Meenakshi Srinivasan, the chair of the City’s Landmarks Preservation Commission (LPC) since 2014, announced her resignation on Thursday. For many, it is a “Ding, Dong, the Wicked Witch is Gone” kind of moment.
Critics, including this author, rejoice because they see Ms. Srinivasan’s reign at the LPC in the same way that worried Democrats see Scott Pruitt’s reign at the EPA: as the triumph of an anti-regulatory ideology.
In the LPC’s case, that means weakening and dismantling protections for historic neighborhoods around the City. Much went wrong the past few years under the departing chair. Requests for protections for historic areas of Tribeca and Lower Washington Street were ignored, stalled and denied.
Historic Downtown buildings were demolished at an alarming pace (some 33 in Tribeca alone). And the Chair forced endless landmarked buildings to succumb to the indignity of giant glass spaceships built on top of them, such as at Tammany Hall on Union Square, or the Clocktower Building near City Hall.
It is therefore a good moment to think about what makes a good LPC chair. And how can the Mayor restore public confidence in the agency? The answers lie in avoiding the mistakes of the past. First, don’t appoint people with axes to grind about how modern styles of architecture must efface older styles, who protest against renovating old buildings to look like how they used to, and who object to healing wounds in a historic streetscape through restoration.
Second, don’t appoint people who see their job as one of cutting deals with big real estate, rather than upholding and defending the landmarks Law. Too much of that horse-trading was done in the past and the historic assets of the City have suffered for it. Third, don’t appoint a chair who is burdened with excessive, insurmountable conflicts of interest — for example, an architect or real estate broker whose firm does a lot of business with the city. Last, don’t instruct the chair to stand down on “preservation” in the face of an affordable housing agenda: the facts of the matter tell us that historic neighborhoods help rather than hinder the existence of affordable housing.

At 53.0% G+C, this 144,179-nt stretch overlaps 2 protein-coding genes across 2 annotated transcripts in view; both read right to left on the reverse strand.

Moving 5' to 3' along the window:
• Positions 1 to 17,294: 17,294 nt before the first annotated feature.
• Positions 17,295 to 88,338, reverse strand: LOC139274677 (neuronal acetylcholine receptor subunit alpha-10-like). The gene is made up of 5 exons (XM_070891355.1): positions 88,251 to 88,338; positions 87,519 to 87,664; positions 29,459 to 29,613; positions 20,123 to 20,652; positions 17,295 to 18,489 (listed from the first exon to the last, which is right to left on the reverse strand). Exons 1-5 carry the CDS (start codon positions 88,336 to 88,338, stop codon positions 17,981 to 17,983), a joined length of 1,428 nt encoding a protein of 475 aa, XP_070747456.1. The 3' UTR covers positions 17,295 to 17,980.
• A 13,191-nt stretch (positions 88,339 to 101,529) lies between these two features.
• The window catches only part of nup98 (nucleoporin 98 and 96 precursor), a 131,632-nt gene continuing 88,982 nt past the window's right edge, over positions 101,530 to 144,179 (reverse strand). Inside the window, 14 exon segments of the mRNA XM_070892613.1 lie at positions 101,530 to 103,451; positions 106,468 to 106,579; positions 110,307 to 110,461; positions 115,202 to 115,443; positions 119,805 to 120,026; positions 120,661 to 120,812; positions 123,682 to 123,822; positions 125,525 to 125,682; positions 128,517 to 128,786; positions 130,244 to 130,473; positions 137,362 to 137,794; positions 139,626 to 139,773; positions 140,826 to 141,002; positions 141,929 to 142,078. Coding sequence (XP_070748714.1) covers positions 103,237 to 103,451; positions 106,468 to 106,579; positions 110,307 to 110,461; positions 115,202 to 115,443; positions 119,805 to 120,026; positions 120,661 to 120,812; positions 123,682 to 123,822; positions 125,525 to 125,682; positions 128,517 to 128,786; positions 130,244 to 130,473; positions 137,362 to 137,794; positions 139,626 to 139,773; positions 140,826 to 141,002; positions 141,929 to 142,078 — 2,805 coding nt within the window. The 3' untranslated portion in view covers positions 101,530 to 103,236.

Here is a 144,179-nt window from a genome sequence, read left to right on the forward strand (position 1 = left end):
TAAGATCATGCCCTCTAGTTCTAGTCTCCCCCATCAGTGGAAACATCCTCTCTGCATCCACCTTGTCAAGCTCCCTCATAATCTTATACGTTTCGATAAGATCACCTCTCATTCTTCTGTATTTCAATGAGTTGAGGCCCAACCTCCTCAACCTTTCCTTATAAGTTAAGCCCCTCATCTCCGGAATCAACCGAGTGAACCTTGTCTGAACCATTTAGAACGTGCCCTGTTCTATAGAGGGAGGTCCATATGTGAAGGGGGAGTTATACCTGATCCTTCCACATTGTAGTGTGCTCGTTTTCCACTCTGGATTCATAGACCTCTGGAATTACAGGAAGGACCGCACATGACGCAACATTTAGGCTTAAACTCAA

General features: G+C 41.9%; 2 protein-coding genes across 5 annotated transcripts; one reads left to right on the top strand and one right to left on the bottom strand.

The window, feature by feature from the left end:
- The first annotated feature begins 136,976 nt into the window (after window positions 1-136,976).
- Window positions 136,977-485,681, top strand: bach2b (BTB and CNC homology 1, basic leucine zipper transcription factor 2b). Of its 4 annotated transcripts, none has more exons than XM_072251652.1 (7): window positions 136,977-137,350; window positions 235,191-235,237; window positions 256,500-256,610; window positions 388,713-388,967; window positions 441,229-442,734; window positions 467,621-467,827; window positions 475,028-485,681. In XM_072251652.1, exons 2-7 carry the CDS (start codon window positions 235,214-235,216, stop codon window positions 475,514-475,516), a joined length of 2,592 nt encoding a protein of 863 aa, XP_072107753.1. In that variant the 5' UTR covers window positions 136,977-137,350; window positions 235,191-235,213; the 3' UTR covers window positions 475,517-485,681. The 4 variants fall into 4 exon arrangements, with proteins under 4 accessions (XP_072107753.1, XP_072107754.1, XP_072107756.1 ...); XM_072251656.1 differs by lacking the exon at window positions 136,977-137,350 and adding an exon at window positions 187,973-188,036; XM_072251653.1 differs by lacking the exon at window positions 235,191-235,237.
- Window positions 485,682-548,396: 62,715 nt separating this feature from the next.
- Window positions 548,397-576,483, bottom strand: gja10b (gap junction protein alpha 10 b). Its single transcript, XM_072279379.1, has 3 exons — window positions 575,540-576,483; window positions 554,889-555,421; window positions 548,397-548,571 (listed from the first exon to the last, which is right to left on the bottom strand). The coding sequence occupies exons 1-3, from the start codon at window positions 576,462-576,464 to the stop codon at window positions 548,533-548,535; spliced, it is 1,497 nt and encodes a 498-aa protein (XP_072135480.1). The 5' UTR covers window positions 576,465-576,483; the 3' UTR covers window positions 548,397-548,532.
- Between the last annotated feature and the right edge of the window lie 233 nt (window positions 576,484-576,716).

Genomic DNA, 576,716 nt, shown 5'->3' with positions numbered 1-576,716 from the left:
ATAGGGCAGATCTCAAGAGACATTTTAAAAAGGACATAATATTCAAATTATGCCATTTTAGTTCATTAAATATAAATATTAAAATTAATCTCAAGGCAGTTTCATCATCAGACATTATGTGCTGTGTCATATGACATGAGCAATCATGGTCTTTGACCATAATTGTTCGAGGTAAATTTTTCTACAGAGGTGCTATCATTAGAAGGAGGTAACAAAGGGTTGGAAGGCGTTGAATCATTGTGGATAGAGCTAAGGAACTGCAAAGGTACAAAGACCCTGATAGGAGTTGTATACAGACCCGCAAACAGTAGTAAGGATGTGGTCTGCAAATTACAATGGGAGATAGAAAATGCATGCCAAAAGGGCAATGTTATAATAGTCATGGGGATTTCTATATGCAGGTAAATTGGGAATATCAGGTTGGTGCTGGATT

This brings up the question of who should replace the departing chair. Ill-considered ‘tradition’ says it should be the current commissioner with the most seniority. In this case, that would be Fred Bland. Yikes! Mr. Bland’s firm does a huge amount of business with the Commission, and thus brings the potential for conflict of interest. And Mr. Bland is the commissioner who famously praised an architect for designing an out-of-context building inside a historic district on Franklin Street, saying he had successfully gotten around “the tyranny of the context.”
Think for a minute on that one.
Anyone who sees the context that historic districts create as a “tyranny” has obviously swallowed nonsensical architectural theory and should not be chair, even on an interim basis. Mr. Bland is also quoted on the website of the real estate lobbying firm of Kramer Levin about his vote to approve a 1,350 foot tower next to historic Steinway Hall. He said it was “one of the most thrilling days” he had ever had as a commissioner. That is not the kind of biased cheerleading for big developers that we need in a Chair.
What the Mayor should do is simple: find a good, conflict of-interest free preservationist with an appreciation of the varied, storied fabric of this city. Find one who realizes that different neighborhoods need evaluation by varying standards and who will uphold and defend the spirit, intent, and letter of the landmarks law. Simple, right?
The author has helped to found several public-service organizations, including Friends of Duane Park (which restored the second-oldest public park in New York City), the Tribeca Trust (a neighborhood wide civic organization concerned with innovative management of public spaces and historic-district management), and New Yorkers for a Human-Scale City (which seeks to promote neighborhood livability, democratic control over the built environment, and human-scale urbanism by means of public education, policy debate, and advocacy). Find out more about these issues at humanscale.nyc